Perception is everything in politics. The public culture of opinion was convinced that capitalism was the culprit, and government the answer in the 1930's and this gave us 70 years of big government and the welfare state. The big government instituted by FDR and the new deal is still growing today. The culture of opinion is vitally important in our current financial crisis also. Government's role in the current meltdown needs to be understood. More to come...

Wednesday, October 22, 2008

Liberatarian views on defense of marriage?

This blog is not focused on social issues but my beliefs to tend to leak out. Since defence of marriage act is a controversial topic in the news I will throw out my opinion. My initial reaction is government has no role in defining our social morals, but there is an argument to the defining of some moral issues in society. I agree with this article for the most part.

Tuesday, October 21, 2008

Personal Statement

Having a newly formed zeal for blogging I feel that I must establish my personal statement at the outset.

First of all I believe in freedom and in the free market capitalism, which I believe is the main reason for America's current standing and our one hope for future prosperity and opportunity. What other system has raised the standard of living for even the most common lower class citizen to the high levels that we almost universally enjoy today?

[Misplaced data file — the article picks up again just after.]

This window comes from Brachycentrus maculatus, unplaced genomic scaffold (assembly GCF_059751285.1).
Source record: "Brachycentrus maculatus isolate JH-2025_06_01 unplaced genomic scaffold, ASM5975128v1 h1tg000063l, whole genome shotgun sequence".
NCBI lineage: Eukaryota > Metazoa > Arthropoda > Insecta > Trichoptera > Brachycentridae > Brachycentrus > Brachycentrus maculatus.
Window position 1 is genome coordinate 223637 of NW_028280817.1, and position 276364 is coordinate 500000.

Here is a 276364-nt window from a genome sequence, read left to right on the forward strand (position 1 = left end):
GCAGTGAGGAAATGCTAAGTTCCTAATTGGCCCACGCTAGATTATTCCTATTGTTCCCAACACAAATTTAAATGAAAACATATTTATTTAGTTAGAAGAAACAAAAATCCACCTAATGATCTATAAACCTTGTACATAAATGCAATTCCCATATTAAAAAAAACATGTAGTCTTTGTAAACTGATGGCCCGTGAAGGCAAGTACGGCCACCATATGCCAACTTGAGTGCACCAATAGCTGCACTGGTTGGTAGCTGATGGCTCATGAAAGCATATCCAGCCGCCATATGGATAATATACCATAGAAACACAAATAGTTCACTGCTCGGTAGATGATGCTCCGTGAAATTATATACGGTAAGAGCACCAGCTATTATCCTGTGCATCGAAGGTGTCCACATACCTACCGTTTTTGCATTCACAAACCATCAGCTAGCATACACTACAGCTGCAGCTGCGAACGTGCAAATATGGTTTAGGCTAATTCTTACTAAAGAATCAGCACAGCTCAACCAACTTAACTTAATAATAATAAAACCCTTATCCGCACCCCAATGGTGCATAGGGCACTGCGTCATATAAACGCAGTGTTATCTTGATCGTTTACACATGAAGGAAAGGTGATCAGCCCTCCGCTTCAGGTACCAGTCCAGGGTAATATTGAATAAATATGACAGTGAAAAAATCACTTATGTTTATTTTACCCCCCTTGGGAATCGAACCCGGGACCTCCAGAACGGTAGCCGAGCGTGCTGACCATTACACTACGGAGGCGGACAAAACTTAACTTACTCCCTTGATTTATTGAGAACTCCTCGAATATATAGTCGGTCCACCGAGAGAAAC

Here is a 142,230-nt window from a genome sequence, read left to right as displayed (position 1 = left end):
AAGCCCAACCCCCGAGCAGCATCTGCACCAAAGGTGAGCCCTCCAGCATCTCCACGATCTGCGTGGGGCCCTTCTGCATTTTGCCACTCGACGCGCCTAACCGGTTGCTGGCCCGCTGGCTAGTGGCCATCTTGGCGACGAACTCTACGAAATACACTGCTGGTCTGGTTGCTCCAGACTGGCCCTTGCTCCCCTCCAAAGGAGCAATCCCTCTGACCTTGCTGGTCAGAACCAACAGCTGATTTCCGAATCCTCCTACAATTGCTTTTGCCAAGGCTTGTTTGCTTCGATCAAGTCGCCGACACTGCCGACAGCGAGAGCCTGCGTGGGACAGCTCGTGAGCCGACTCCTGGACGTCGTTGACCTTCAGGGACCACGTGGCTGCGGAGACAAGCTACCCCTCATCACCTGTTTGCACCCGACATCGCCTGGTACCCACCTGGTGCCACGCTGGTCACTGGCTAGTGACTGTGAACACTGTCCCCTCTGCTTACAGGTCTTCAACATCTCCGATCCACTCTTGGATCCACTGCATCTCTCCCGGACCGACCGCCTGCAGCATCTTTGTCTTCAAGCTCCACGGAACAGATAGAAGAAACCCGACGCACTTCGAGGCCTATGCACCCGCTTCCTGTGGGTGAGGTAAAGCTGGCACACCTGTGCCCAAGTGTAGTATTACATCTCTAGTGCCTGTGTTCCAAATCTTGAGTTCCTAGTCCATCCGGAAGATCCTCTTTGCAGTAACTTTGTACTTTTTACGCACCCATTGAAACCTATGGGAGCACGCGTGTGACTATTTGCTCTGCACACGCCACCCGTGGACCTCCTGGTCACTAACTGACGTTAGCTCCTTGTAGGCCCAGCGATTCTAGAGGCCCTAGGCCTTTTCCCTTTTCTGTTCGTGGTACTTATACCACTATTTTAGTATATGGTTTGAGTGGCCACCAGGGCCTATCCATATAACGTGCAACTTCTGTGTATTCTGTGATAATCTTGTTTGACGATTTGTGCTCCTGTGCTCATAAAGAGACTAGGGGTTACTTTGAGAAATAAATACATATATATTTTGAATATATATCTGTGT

The course of history has shown us that despotism, totalitarianism and forms of socialism have been the rule in the world not the exception. For the most part, ruling class bureaucrats and aristocrats have lived lives of excess while the common person has battled grinding poverty as a coarse of life. When you travel and observe the majestic cathedrals, edifices, pyramids, and works of art consider that these were built almost on the whole by a centralized powerful authority who subjected the common citizens to poverty stricken and inconsequential lives.

America has established itself as different, a 'great experiment'. Our founders fought for freedom from usurpation and unjust taxation. Thomas Jefferson, one of our most influential thinkers, rejected concentrated power. In his words: "I predict future happiness for Americans if they can prevent the government from wasting the labors of the people under the pretense of taking care of them." He penned the declaration of our independence and our American philosophy when he wrote that we are all endowed by our creator with inalienable rights, including life, liberty and the pursuit of happiness and that to secure these rights, governments are instituted among men, deriving their just powers from the consent of the governed, and that whenever any form of government becomes destructive of these ends, it is the right of the people to alter or abolish it."